He said it’s been a great job and is forever grateful for those who allowed him to hold the job 32 years.
Judge Pratte is grateful to a lot of people who have made his job so much easier, including three of the people he’s appointed: Horn who has been circuit marshal 18 years; Nancy Wilson, who has been presiding judge secretary for 20 years; and Rachelle Ankrom, his court reporter for the last 27 years. He said he has worked with some really great law enforcement officers/bailiffs, clerks, probation and parole officers, and attorneys.
A few cases over the years stick out. Two of his cases are being used in judicial college for training — Christy Lynn Jaco (a criminal child abuse case that went to the Supreme Court for newly introduced bifurcated trial guidelines) and Debra Southers (a civil wrongful death lawsuit against Farmington involving liability of police officers). Judge Pratte explained that when there is no legal precedence, judges have to fall back on common sense. That was key in the Jaco case.
Judge Pratte has presided over two death penalty cases — one from another county where the jury sentenced the man to death and another where jurors sentenced the man to life without parole.
He feels now is a good time to retire. He said at age 69, it’s getting harder to keep up with the dockets and the line of seven or so defendants’ plea and sentencings which takes a little more than an hour.
Judge Pratte said the biggest “sign from heaven” is that the circuit will be moving to e-filing next year. He’s not a big fan of technology.
He is also looking forward to not having to hear and see evidence of devastating cases such as child abuse.
Other judges in the circuit will take turns hearing cases on his docket. Judge Pratte hopes that doesn’t have to go on very long. He sent his letter of resignation to the governor in October, asking for a quick appointment so the circuit doesn’t get further behind.
A retirement party was held for Judge Pratte in his St. Francois County courtroom on Dec. 8. It was attended by a number of county officials, friends, family, courthouse staff, and attorneys.
What does he plan to do in retirement?
Judge Pratte admits he doesn’t really have any hobbies. He enjoys reading for relaxation. He and his wife, Kay, plan to travel.
Associate Commissioner Patrick Mullins
“We hate that he is retiring but he has come to the point in his life when it’s time to retire. He will be missed and he has been a faithful employee for the citizens of St. Francois County and we hate to lose him.”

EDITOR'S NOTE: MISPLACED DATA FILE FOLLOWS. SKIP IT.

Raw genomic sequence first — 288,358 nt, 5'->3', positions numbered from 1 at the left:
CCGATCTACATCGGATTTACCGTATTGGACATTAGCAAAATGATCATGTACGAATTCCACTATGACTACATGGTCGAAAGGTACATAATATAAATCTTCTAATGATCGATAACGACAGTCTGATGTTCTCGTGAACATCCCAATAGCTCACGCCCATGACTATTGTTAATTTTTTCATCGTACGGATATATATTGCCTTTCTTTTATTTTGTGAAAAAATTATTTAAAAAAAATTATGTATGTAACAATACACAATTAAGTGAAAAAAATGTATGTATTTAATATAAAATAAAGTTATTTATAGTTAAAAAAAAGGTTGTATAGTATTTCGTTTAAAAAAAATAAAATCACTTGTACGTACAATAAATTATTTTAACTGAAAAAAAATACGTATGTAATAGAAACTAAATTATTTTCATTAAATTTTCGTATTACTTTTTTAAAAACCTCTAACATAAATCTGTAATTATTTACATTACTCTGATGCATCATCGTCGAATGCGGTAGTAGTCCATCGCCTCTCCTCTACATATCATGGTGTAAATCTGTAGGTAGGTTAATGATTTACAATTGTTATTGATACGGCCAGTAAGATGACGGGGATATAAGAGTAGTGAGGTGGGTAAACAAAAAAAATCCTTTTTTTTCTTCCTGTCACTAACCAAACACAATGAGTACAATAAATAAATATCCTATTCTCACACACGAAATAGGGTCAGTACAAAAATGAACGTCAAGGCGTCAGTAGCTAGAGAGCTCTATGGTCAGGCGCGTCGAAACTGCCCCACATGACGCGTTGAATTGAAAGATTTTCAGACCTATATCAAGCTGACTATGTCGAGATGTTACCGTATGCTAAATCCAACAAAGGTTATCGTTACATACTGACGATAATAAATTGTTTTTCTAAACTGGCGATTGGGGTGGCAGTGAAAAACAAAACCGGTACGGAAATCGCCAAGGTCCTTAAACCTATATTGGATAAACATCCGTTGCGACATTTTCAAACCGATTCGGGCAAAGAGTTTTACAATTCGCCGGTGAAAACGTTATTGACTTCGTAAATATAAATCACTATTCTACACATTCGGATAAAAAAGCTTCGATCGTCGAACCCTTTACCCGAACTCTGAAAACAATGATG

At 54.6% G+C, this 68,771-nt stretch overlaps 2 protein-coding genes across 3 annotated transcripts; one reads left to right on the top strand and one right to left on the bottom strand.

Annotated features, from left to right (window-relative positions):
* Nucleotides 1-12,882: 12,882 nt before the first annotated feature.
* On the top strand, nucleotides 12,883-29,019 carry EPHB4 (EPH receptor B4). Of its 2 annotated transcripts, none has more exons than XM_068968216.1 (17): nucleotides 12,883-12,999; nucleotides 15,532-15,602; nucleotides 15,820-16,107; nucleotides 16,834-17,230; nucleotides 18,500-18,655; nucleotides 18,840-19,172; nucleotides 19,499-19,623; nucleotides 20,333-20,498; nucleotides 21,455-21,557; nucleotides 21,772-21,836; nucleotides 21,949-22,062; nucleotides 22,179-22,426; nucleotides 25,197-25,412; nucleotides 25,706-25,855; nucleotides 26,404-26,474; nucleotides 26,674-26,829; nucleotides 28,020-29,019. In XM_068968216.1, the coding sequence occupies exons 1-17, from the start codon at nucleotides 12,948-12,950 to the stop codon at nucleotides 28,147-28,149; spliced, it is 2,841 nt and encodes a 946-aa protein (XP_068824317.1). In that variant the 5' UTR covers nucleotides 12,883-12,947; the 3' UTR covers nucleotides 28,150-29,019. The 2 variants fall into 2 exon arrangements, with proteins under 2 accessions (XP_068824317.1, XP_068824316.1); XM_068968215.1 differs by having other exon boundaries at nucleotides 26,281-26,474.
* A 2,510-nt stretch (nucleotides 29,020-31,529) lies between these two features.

St. Francois County Prosecuting Attorney Jerrod Mahurin
“It was an honor for me to practice the years that I have had in front of him and he was always what I considered a fair judge to everyone who appeared in front of him. Just to have somebody who was so experienced and knowledgeable in law that was so approachable was truly my honor to practice in front of him. He will be sorely missed at the courthouse and even though he may be glad to be gone at the end of his time we will all miss having him here.”
Attorney Joe Goff Sr.
“I’m sad to see him retire because he has been a very good judge and he has provided a lot of stability to the circuit judge position. Having practiced law in St. Louis and then moving here I think some lawyers take for granted how difficult a judge can sometimes make a case. Judge Pratte has never done that, he has always been very accommodating and respectful of all the lawyers involved in the cases. He is a good guy and I am sad that he is leaving.”
Former Judge Stanley “Stan” J. Murphy
“I hate to see him go, I have watched him all these years. We were on the bench together for about 24 years and I think he has done a really good job. I thought he has had really good judgment all these years. He and I both always had the same outlook, but I really hate to see him retire in one way. On the other hand he deserves it. He has been there longer than I was and he deserves a great retirement. I hope it is a long and happy retirement.”
Ste. Genevieve Sheriff Gary Stolzer
“We have all always thought he was an awesome judge and he is always professional. He cares about what he was doing, it’s always been obvious the 14 years I’ve been sheriff that he is definitely been in the right position. He is going to be missed a lot and hopefully somebody can fill his shoes to keep things running on the way he keeps it going.”
St. Francois County Sheriff Dan Bullock
“We’ve always worked well together. He’s always been receptive to things to do with the sheriff’s department and has helped us out.”
Teresa Ressel is the assistant managing editor for the Daily Journal and can be reached by calling 573-518-3613 or email@example.com